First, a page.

Charges for local shipments are generally calculated on an hourly basis. There may be a minimum number of hours required. These shipments are handled by the local moving company, not the interstate carrier.

What is a binding estimate?

A binding estimate or binding cost of service specifies in advance the precise cost of the move based on the services requested or deemed necessary at the time of the estimate. If additional services are requested or required at either origin or destination ( such as a "shuttle" to or from a location to which a full-size van cannot operate directly), the total cost will increase. Binding estimates are valid for the time period specified, up to 60 days.

If you add items to be moved or require additional services, such as packing, between the time of the estimate and the time of your move, there will be additional charges. An addendum specifying these additional charges will be prepared for your signature.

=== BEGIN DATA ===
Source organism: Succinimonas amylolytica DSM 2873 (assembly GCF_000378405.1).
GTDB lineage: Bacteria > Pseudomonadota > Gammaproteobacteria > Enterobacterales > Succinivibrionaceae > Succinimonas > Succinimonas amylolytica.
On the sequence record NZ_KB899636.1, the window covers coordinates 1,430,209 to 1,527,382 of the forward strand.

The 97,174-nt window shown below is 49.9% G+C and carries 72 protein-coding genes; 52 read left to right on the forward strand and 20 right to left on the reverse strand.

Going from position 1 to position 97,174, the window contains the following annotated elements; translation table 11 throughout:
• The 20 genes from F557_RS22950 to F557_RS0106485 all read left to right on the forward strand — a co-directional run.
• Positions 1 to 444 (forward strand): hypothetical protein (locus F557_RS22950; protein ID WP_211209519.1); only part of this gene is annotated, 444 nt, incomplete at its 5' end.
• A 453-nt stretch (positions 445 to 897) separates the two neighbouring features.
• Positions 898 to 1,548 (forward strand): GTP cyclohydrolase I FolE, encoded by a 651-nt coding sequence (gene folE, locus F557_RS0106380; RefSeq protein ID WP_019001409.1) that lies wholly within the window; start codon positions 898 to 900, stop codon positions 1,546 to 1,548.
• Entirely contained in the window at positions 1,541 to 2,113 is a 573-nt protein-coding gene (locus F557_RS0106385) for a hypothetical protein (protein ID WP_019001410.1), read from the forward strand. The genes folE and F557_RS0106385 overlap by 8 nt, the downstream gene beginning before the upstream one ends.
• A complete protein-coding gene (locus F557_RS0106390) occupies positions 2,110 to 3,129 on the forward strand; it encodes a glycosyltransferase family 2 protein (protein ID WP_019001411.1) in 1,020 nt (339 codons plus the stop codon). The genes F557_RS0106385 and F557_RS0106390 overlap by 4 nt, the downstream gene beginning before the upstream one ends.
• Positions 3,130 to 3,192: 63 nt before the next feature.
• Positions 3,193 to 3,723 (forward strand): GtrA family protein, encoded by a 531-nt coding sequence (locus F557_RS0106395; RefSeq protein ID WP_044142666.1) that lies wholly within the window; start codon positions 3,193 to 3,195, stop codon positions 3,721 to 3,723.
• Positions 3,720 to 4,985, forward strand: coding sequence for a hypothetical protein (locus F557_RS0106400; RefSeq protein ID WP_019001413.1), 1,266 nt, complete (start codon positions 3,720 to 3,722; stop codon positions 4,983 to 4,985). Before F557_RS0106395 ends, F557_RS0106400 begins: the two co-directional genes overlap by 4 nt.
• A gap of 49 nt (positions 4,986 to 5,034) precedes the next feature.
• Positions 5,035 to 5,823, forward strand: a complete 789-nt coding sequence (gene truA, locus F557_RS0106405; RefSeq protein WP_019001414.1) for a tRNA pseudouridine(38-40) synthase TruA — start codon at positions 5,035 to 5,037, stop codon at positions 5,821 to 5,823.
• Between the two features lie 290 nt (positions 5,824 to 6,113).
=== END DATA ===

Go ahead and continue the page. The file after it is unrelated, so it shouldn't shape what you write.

If you are interested in obtaining a binding estimate, please discuss it with your Household Moving agent.

When is the best time to move?

If there is a choice, most moving companies suggest you select a time other than summer, the end of the month or the end-of-year holidays. The heaviest demands are placed on vans, equipment and personnel during these periods.

However, Household Moving believes you should move when it is most convenient for you. Factors involved in the decision may include:

  • whether the move must be made immediately
  • moving children during the school term
  • separation of the family while the move is under way

If the move can be scheduled for a time when vans and trained personnel are more readily available, we'll be better able to meet your preferred delivery schedule.